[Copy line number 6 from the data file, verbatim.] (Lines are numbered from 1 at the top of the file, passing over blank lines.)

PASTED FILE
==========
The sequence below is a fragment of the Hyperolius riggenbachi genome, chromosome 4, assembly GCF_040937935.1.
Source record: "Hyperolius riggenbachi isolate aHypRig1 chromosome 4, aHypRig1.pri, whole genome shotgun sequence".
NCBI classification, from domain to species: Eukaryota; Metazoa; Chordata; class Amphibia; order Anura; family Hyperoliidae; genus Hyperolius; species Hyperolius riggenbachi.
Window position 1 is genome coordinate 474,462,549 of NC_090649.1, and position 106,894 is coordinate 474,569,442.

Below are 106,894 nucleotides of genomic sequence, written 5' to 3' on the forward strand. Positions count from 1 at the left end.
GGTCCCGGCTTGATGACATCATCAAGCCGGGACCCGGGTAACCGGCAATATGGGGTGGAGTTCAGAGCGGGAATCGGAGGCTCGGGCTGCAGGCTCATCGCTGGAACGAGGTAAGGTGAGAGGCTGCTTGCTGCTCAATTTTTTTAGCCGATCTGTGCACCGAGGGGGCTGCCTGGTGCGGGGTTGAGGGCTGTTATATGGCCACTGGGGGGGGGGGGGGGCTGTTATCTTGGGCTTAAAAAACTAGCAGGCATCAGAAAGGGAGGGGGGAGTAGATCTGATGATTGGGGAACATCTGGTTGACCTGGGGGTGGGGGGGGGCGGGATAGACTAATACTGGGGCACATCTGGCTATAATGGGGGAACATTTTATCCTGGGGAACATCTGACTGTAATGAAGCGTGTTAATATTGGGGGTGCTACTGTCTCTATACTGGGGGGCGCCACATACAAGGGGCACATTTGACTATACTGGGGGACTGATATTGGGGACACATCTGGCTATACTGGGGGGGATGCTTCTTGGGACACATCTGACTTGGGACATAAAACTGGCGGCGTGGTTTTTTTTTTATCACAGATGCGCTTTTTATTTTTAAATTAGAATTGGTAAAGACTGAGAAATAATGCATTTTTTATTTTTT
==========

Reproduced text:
GGTCCCGGCTTGATGACATCATCAAGCCGGGACCCGGGTAACCGGCAATATGGGGTGGAGTTCAGAGCGGGAATCGGAGGCTCGGGCTGCAGGCTCATCGCTGGAACGAGGTAAGGTGAGAGGCTGCTTGCTGCTCAATTTTTTTAGCCGATCTGTGCACCGAGGGGGCTGCCTGGTGCGGGGTTGAGGGCTGTTATATGGCCACTGGGGGGGGGGGGGGGCTGTTATCTTGGGCTTAAAAAACTAGCAGGCATCAGAAAGGGAGGGGGGAGTAGATCTGATGATTGGGGAACATCTGGTTGACCTGGGGGTGGGGGGGGGCGGGATAGACTAATACTGGGGCACATCTGGCTATAATGGGGGAACATTTTATCCTGGGGAACATCTGACTGTAATGAAGCGTGTTAATATTGGGGGTGCTACTGTCTCTATACTGGGGGGCGCCACATACAAGGGGCACATTTGACTATACTGGGGGACTGATATTGGGGACACATCTGGCTATACTGGGGGGGATGCTTCTTGGGACACATCTGACTTGGGACATAAAACTGGCGGCGTGGTTTTTTTTTTATCACAGATGCGCTTTTTATTTTTAAATTAGAATTGGTAAAGACTGAGAAATAATGCATTTTTTATTTTTT